Students and young people should be involved in politics, in the public good, in social justice issues because if you’re not involved in these things as a young person you certainly won’t be when you’re older.
That experience of surveillance and monitoring of this institution pushing back was revealed in that moment. One person speaking out does matter because campus security felt Emery was such a risk that he had to be chased off of campus.
What is something you’d like to say to people new to the community?
KPU is an interesting and a good institution to be in because of the smaller class sizes. I think that a lot of students might not know that if you go to Simon Fraser University or the University of British Columbia, you’d be in a class of 200 or more people, whereas our classes are capped at 35.
I think some students might not know that and may not appreciate the value of actually having this face-to-face engagement with instructors and the benefits of that kind of close contact in education.
What are you working on right now?
Something I’m excited about is designing games for teaching. My colleague Mike Larson and I have been working for the past year on developing games or activities that help students learn a topic or subject matter.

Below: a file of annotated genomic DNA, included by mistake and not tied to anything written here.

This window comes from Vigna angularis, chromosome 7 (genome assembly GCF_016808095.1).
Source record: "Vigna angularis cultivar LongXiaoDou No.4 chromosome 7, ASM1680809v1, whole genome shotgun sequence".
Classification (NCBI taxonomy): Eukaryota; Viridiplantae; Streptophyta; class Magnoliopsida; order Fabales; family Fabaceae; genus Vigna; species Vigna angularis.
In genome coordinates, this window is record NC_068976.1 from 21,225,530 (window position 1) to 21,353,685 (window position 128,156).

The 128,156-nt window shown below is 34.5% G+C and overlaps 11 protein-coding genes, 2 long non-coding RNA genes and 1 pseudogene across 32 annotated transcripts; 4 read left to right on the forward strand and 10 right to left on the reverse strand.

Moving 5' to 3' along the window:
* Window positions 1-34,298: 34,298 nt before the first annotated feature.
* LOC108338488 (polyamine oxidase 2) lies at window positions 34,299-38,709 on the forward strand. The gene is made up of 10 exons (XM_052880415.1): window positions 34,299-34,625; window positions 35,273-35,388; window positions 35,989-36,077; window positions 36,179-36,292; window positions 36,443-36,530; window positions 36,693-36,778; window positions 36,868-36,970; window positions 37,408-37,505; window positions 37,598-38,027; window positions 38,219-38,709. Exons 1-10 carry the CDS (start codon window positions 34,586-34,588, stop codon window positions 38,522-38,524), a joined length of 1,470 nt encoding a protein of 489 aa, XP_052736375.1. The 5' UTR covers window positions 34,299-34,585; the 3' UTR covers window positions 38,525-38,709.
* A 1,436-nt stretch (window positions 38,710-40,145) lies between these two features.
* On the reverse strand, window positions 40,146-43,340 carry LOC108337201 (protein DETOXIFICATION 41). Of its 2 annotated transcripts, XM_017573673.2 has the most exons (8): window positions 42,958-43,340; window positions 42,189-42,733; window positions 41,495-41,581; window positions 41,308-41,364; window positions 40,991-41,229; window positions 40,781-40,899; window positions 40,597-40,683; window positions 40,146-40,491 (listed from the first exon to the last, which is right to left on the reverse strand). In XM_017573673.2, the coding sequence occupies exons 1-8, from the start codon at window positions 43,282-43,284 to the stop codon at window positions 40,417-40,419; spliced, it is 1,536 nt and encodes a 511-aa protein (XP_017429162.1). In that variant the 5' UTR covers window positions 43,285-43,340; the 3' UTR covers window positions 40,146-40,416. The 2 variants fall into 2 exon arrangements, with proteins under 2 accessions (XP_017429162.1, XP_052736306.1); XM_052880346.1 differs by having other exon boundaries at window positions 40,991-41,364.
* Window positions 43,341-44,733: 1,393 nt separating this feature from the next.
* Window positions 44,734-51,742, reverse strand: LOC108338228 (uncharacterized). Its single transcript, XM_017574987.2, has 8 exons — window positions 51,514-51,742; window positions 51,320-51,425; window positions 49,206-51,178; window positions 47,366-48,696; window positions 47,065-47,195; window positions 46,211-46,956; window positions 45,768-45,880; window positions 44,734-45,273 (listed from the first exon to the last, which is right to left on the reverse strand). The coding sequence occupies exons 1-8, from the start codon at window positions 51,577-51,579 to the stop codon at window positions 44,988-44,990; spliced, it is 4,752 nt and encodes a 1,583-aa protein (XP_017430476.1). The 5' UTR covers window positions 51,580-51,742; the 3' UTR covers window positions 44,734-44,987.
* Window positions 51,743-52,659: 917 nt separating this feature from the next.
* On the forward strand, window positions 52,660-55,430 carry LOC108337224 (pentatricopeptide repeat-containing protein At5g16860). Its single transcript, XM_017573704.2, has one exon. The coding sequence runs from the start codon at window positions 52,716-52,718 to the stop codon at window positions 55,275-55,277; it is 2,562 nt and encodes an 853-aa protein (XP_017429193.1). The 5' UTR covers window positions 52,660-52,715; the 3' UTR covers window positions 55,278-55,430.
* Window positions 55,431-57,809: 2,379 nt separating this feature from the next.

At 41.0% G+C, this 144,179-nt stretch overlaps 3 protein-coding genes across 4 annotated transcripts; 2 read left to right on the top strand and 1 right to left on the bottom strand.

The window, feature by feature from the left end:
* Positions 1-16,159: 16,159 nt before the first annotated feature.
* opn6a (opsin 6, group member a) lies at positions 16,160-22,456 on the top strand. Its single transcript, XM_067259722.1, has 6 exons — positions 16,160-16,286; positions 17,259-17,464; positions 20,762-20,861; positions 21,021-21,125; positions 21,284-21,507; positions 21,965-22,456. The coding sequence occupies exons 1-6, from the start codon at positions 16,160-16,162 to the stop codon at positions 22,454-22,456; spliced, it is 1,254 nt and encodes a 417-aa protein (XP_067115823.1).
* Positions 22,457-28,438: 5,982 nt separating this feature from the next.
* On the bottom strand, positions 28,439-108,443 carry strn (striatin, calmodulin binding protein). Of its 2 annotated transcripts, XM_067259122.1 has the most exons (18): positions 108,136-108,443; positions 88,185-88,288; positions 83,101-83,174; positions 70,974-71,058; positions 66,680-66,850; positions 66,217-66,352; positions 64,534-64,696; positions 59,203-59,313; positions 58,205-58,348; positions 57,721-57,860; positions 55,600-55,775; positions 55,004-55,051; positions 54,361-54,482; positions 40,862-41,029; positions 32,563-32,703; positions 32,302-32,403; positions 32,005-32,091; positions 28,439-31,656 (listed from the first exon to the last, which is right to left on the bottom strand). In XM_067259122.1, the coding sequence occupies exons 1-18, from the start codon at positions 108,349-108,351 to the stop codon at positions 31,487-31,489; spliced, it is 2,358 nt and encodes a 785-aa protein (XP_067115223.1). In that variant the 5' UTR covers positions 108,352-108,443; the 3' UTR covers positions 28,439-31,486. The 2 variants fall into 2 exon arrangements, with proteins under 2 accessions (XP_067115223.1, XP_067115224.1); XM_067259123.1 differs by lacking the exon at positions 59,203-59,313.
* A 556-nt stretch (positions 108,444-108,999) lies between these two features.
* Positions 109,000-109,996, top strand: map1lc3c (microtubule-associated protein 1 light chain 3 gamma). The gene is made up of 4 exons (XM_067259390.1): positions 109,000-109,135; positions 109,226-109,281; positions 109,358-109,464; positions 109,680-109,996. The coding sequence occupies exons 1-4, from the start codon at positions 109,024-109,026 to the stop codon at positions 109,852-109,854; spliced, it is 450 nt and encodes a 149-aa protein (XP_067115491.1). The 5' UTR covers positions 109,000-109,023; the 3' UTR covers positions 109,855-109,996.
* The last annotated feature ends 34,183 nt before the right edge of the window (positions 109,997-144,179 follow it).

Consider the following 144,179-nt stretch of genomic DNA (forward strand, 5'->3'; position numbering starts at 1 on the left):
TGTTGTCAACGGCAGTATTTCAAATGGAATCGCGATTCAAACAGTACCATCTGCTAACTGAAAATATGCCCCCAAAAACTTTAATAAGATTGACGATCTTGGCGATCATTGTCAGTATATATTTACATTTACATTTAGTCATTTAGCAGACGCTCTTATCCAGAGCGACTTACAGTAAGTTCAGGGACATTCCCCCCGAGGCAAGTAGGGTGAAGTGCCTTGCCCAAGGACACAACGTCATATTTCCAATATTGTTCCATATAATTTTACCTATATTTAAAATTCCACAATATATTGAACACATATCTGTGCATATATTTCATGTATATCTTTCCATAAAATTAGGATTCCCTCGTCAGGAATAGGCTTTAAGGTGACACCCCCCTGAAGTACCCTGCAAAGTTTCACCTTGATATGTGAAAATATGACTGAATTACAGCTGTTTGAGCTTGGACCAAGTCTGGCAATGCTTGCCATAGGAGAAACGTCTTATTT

For example, we’ve been designing games for the introduction to criminology course that allows students to have a more physical and interactive understanding of the topic.
We’ve created games to help students understand the invention of certain features in the police services and criminal justice system. We’ve borrowed from an existing board game called “Timeline” where we use material from the course, which allows students to sort different events or inventions on cards as a timeline.
Another game we have is about consent. Instead of just having a discussion about consent, we’re getting students to engage in a card game that might have some dice involved. And we have another game that is about hate crimes.
We realized that instructors often use exercises. We already are involved in using games, but we don’t call them games, and they’re games that we think are very poorly designed. I think if you create more rules for engagement, if you create more graphic aids that can stimulate interaction, then that it can be useful for helping students understand the concept, the theory, or the application of what you are teaching.
What is something you would like people to know about you?
Something people might not know about me is that my first degree is not in social science or in criminology but in the fine art of plastic sculpting. My art background is linked somewhat to my passion or energy in creating activities that are more like games.
That type of training in the plastic arts like printmaking, drawing, painting, and sculpting has helped me think about how to have a different method or avenue to reach students in the classroom, and really lends itself to game design.